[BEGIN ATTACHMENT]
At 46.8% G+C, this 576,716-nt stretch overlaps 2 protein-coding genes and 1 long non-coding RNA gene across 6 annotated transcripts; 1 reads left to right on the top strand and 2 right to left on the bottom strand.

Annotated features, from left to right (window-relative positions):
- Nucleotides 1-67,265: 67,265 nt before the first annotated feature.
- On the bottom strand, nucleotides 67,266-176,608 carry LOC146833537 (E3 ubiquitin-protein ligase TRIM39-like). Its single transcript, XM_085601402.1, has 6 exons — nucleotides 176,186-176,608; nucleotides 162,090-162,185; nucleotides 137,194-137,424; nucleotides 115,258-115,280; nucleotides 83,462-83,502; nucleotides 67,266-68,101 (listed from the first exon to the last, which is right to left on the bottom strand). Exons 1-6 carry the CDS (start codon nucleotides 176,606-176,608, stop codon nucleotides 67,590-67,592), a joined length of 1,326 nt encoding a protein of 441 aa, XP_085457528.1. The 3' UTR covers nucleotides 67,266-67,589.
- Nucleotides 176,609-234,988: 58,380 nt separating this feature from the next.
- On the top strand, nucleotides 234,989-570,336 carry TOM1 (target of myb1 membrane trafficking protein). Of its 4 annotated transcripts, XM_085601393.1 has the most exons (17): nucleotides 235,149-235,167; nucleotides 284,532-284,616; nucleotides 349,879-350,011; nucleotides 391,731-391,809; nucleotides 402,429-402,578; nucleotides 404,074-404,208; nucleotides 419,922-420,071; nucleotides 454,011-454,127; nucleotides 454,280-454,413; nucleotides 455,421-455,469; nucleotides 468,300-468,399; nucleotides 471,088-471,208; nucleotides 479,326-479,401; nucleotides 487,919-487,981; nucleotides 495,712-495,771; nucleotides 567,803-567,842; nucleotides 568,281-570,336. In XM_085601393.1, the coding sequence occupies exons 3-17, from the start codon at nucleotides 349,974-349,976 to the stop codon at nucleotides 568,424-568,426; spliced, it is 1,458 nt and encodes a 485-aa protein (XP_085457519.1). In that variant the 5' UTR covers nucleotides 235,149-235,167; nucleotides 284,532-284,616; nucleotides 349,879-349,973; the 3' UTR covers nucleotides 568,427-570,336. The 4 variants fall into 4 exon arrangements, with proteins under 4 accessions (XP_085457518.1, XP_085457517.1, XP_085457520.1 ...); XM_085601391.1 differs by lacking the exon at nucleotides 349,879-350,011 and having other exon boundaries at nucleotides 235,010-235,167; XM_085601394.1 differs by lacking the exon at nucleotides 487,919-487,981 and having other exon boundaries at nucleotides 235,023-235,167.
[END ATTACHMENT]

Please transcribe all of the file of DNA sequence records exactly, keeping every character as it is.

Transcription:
At 46.8% G+C, this 576,716-nt stretch overlaps 2 protein-coding genes and 1 long non-coding RNA gene across 6 annotated transcripts; 1 reads left to right on the top strand and 2 right to left on the bottom strand.

Annotated features, from left to right (window-relative positions):
- Nucleotides 1-67,265: 67,265 nt before the first annotated feature.
- On the bottom strand, nucleotides 67,266-176,608 carry LOC146833537 (E3 ubiquitin-protein ligase TRIM39-like). Its single transcript, XM_085601402.1, has 6 exons — nucleotides 176,186-176,608; nucleotides 162,090-162,185; nucleotides 137,194-137,424; nucleotides 115,258-115,280; nucleotides 83,462-83,502; nucleotides 67,266-68,101 (listed from the first exon to the last, which is right to left on the bottom strand). Exons 1-6 carry the CDS (start codon nucleotides 176,606-176,608, stop codon nucleotides 67,590-67,592), a joined length of 1,326 nt encoding a protein of 441 aa, XP_085457528.1. The 3' UTR covers nucleotides 67,266-67,589.
- Nucleotides 176,609-234,988: 58,380 nt separating this feature from the next.
- On the top strand, nucleotides 234,989-570,336 carry TOM1 (target of myb1 membrane trafficking protein). Of its 4 annotated transcripts, XM_085601393.1 has the most exons (17): nucleotides 235,149-235,167; nucleotides 284,532-284,616; nucleotides 349,879-350,011; nucleotides 391,731-391,809; nucleotides 402,429-402,578; nucleotides 404,074-404,208; nucleotides 419,922-420,071; nucleotides 454,011-454,127; nucleotides 454,280-454,413; nucleotides 455,421-455,469; nucleotides 468,300-468,399; nucleotides 471,088-471,208; nucleotides 479,326-479,401; nucleotides 487,919-487,981; nucleotides 495,712-495,771; nucleotides 567,803-567,842; nucleotides 568,281-570,336. In XM_085601393.1, the coding sequence occupies exons 3-17, from the start codon at nucleotides 349,974-349,976 to the stop codon at nucleotides 568,424-568,426; spliced, it is 1,458 nt and encodes a 485-aa protein (XP_085457519.1). In that variant the 5' UTR covers nucleotides 235,149-235,167; nucleotides 284,532-284,616; nucleotides 349,879-349,973; the 3' UTR covers nucleotides 568,427-570,336. The 4 variants fall into 4 exon arrangements, with proteins under 4 accessions (XP_085457518.1, XP_085457517.1, XP_085457520.1 ...); XM_085601391.1 differs by lacking the exon at nucleotides 349,879-350,011 and having other exon boundaries at nucleotides 235,010-235,167; XM_085601394.1 differs by lacking the exon at nucleotides 487,919-487,981 and having other exon boundaries at nucleotides 235,023-235,167.